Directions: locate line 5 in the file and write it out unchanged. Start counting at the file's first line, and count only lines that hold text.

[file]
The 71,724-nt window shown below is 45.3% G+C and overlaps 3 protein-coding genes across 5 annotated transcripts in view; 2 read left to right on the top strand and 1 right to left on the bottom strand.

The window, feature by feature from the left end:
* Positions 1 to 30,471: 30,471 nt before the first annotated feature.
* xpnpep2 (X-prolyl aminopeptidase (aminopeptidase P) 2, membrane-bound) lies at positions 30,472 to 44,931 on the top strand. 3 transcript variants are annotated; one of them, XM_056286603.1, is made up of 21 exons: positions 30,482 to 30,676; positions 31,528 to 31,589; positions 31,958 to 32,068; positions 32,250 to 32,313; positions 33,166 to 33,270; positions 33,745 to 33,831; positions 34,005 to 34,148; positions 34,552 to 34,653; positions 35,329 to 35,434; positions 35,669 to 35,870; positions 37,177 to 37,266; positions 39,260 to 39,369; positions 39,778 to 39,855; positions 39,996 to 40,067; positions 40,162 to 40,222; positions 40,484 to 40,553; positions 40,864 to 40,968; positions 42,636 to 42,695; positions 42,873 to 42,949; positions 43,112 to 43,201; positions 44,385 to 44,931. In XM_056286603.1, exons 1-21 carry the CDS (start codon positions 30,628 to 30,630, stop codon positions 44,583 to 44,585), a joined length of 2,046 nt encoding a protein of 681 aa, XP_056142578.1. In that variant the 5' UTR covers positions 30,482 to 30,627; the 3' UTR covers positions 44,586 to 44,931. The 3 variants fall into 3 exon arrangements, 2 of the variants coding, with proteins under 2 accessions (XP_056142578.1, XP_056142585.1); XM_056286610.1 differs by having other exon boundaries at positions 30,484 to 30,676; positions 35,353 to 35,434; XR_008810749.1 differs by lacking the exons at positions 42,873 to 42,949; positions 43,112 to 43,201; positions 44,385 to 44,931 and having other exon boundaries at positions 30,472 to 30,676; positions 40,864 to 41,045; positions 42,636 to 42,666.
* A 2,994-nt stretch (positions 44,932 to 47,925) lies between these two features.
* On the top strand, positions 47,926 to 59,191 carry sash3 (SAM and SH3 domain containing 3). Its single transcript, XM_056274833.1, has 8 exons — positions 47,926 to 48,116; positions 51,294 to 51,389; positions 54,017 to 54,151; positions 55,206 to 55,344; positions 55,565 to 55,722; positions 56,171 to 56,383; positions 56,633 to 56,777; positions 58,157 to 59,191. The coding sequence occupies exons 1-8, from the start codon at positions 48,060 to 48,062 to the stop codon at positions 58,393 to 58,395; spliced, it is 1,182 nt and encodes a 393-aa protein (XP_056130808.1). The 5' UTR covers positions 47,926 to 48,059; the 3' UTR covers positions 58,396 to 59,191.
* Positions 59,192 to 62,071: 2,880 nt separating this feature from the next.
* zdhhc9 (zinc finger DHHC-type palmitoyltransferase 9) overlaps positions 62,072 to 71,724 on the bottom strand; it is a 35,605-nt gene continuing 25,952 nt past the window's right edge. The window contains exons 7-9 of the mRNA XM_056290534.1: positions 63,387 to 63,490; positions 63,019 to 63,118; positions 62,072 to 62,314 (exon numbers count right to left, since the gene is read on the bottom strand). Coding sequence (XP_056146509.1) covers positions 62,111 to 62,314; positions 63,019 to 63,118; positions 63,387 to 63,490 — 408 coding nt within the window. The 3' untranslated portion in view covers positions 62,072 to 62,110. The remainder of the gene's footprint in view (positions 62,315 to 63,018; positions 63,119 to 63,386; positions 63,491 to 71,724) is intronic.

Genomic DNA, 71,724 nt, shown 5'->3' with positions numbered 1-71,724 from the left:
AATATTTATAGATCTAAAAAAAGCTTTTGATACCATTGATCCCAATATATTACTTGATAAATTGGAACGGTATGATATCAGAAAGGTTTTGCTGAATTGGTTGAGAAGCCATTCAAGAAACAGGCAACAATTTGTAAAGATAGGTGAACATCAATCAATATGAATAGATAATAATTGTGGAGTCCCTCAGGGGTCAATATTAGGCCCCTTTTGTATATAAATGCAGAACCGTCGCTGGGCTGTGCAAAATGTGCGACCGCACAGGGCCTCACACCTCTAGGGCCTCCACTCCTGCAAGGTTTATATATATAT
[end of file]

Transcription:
* A 2,994-nt stretch (positions 44,932 to 47,925) lies between these two features.